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Taking an educational approach to Hawaiʻi’s health care worker shortage

Photo-FEMA Nurses, 22-1237.jpg
Courtesy
/
The Queen's Health Systems
FILE - Medical workers from the mainland at orientation for The Queen's Medical Center-Punchbowl and The Queen's Medical Center-West Oʻahu. (Jan. 17, 2022)

Hawaiʻi still has a shortage of health care workers. While it’s not a new problem, there are some different approaches now being taken by leaders both at hospitals and in higher education.

PBN recently sat down with top executives from three major hospital systems and three universities to learn more about Hawaiʻi’s shortage of health care workers.

For The Queen’s Health Systems, Kaiser Permanente Hawaiʻi and Hawaii Pacific Health, it isn’t just doctors and nurses that are hard to come by. It’s everything from surgical techs to clerical help to housekeeping as they grapple with the same labor shortage felt statewide.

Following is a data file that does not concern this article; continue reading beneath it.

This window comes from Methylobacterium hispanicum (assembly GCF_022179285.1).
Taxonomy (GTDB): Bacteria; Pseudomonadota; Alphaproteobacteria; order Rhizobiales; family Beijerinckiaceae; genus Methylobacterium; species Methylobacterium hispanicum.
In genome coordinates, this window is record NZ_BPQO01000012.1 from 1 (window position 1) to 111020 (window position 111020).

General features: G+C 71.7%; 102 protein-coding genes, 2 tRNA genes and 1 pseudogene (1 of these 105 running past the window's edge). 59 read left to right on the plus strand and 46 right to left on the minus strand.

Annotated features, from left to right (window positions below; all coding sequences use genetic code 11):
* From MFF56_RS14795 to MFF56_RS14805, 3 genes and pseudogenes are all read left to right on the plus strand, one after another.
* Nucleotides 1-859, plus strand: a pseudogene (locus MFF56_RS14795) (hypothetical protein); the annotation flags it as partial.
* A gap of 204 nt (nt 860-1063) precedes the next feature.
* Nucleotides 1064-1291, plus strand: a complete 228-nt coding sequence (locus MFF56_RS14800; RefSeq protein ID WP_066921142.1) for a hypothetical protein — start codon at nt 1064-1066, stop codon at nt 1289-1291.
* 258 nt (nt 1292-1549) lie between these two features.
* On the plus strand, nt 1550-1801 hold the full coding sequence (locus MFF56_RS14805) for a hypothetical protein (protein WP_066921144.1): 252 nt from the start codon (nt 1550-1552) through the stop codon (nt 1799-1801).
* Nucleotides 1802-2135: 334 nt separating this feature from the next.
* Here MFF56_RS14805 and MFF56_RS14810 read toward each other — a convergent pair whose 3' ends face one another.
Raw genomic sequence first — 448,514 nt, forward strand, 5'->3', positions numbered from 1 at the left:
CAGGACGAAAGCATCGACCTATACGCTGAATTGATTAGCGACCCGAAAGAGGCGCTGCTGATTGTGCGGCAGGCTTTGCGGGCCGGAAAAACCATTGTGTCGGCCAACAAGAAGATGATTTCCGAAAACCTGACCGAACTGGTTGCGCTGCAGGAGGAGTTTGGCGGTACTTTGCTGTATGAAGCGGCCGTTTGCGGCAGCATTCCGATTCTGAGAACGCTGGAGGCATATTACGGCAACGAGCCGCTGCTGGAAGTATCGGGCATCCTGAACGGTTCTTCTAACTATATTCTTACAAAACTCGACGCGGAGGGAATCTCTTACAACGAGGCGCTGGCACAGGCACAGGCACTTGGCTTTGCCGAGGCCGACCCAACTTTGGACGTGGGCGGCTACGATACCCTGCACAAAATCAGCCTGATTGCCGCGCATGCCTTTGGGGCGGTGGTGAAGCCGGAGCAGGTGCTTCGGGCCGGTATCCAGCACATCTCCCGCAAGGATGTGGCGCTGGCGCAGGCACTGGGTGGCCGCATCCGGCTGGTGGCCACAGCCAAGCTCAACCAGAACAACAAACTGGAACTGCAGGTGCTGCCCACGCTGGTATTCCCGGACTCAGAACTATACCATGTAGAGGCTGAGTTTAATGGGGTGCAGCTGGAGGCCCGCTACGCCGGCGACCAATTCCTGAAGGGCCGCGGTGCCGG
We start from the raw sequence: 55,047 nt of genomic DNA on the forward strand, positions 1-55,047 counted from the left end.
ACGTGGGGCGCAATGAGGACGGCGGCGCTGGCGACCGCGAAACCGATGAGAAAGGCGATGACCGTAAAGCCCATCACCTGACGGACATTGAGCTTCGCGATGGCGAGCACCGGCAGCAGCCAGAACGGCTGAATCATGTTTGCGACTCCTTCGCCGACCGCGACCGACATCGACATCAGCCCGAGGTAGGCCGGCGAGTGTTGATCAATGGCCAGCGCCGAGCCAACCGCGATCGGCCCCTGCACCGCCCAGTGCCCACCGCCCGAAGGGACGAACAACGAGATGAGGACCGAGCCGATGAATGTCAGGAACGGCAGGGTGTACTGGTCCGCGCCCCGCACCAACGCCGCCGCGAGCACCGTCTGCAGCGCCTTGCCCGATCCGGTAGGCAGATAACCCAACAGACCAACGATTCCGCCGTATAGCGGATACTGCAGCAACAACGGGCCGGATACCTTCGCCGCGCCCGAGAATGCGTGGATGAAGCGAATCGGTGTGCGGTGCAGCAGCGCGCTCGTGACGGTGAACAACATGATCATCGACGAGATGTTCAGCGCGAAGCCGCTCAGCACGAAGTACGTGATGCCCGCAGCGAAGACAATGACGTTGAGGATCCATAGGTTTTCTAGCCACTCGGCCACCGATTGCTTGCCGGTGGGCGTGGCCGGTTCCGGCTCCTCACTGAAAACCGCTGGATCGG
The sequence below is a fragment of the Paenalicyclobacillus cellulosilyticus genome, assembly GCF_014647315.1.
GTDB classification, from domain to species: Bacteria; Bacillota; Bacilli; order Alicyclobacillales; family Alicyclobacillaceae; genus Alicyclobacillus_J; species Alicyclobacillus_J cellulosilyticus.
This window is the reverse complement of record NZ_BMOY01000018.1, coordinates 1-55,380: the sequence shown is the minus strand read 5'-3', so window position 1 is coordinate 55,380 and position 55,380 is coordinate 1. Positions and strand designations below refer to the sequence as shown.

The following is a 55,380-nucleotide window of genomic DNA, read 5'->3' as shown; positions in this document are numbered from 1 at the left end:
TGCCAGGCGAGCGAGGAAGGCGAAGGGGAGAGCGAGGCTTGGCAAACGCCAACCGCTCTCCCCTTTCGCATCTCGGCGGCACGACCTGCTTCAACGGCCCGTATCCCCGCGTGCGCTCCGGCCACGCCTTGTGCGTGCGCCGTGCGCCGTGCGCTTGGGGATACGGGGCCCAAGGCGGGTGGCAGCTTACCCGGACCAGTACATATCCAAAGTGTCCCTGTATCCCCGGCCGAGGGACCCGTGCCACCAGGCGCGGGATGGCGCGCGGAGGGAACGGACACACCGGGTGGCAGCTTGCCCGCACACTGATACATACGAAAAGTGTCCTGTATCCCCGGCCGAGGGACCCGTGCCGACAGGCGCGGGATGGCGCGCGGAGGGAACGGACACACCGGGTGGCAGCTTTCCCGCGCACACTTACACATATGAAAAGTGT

Universities have responded to meet the need.

Chaminade University, which already had a strong nursing program, has increased its number of graduates from 50, five years ago, to 120 today.

At Hawaiʻi Pacific University, entirely new degree programs have been created, such as a doctorate in physical therapy, as well as new advanced degrees in clinical and mental health specialties.

HPU Provost Jennifer Walsh said that it takes about two years to get a new program started.

Jerris Hedges, dean of the UH John A. Burn’s School of Medicine, says his program graduates about 80 new doctors a year and has been coordinating more with the hospitals on their residencies.

Hedges says one challenge for the entire industry is its ability to absorb all the new graduates, of all kinds.

Their on-the-job training often requires the involvement of the very physicians who are in short supply.

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